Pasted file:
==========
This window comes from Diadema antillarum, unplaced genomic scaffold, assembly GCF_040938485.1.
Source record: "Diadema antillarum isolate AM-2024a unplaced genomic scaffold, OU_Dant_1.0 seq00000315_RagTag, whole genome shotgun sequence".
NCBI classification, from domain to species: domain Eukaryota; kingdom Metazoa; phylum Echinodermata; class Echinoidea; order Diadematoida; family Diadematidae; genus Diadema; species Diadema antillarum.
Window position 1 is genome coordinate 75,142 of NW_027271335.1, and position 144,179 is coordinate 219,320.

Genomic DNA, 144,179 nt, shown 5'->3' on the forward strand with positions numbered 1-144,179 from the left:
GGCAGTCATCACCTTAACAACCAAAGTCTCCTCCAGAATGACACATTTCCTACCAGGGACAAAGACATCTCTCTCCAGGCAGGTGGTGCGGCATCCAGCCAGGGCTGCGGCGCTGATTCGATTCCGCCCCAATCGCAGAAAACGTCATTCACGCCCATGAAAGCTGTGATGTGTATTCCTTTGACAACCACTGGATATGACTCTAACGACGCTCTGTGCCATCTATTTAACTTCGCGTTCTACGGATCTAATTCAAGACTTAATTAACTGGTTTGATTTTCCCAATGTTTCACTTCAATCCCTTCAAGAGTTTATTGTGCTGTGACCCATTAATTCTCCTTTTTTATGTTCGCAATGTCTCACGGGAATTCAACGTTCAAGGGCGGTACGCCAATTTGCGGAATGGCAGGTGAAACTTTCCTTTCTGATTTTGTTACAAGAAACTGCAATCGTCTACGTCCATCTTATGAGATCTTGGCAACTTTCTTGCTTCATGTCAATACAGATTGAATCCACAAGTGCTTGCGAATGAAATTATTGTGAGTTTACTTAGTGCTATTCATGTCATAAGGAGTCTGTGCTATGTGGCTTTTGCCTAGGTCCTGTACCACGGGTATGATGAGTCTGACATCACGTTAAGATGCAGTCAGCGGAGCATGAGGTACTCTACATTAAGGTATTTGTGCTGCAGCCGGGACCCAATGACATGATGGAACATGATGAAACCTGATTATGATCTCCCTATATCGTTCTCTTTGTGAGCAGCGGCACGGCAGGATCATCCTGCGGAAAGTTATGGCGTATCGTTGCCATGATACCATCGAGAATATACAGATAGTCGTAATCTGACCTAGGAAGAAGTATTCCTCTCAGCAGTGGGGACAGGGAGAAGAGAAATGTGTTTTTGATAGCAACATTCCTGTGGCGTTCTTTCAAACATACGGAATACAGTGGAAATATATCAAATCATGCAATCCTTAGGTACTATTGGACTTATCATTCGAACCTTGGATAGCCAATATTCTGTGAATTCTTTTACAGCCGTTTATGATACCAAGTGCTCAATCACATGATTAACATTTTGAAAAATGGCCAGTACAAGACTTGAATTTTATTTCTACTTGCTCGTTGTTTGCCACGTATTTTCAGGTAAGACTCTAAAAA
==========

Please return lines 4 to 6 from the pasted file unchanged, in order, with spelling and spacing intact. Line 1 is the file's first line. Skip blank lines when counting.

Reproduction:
Window position 1 is genome coordinate 75,142 of NW_027271335.1, and position 144,179 is coordinate 219,320.

Genomic DNA, 144,179 nt, shown 5'->3' on the forward strand with positions numbered 1-144,179 from the left:
GGCAGTCATCACCTTAACAACCAAAGTCTCCTCCAGAATGACACATTTCCTACCAGGGACAAAGACATCTCTCTCCAGGCAGGTGGTGCGGCATCCAGCCAGGGCTGCGGCGCTGATTCGATTCCGCCCCAATCGCAGAAAACGTCATTCACGCCCATGAAAGCTGTGATGTGTATTCCTTTGACAACCACTGGATATGACTCTAACGACGCTCTGTGCCATCTATTTAACTTCGCGTTCTACGGATCTAATTCAAGACTTAATTAACTGGTTTGATTTTCCCAATGTTTCACTTCAATCCCTTCAAGAGTTTATTGTGCTGTGACCCATTAATTCTCCTTTTTTATGTTCGCAATGTCTCACGGGAATTCAACGTTCAAGGGCGGTACGCCAATTTGCGGAATGGCAGGTGAAACTTTCCTTTCTGATTTTGTTACAAGAAACTGCAATCGTCTACGTCCATCTTATGAGATCTTGGCAACTTTCTTGCTTCATGTCAATACAGATTGAATCCACAAGTGCTTGCGAATGAAATTATTGTGAGTTTACTTAGTGCTATTCATGTCATAAGGAGTCTGTGCTATGTGGCTTTTGCCTAGGTCCTGTACCACGGGTATGATGAGTCTGACATCACGTTAAGATGCAGTCAGCGGAGCATGAGGTACTCTACATTAAGGTATTTGTGCTGCAGCCGGGACCCAATGACATGATGGAACATGATGAAACCTGATTATGATCTCCCTATATCGTTCTCTTTGTGAGCAGCGGCACGGCAGGATCATCCTGCGGAAAGTTATGGCGTATCGTTGCCATGATACCATCGAGAATATACAGATAGTCGTAATCTGACCTAGGAAGAAGTATTCCTCTCAGCAGTGGGGACAGGGAGAAGAGAAATGTGTTTTTGATAGCAACATTCCTGTGGCGTTCTTTCAAACATACGGAATACAGTGGAAATATATCAAATCATGCAATCCTTAGGTACTATTGGACTTATCATTCGAACCTTGGATAGCCAATATTCTGTGAATTCTTTTACAGCCGTTTATGATACCAAGTGCTCAATCACATGATTAACATTTTGAAAAATGGCCAGTACAAGACTTGAATTTTATTTCTACTTGCTCGTTGTTTGCCACGTATTTTCAGGTAAGACTCTAAAAA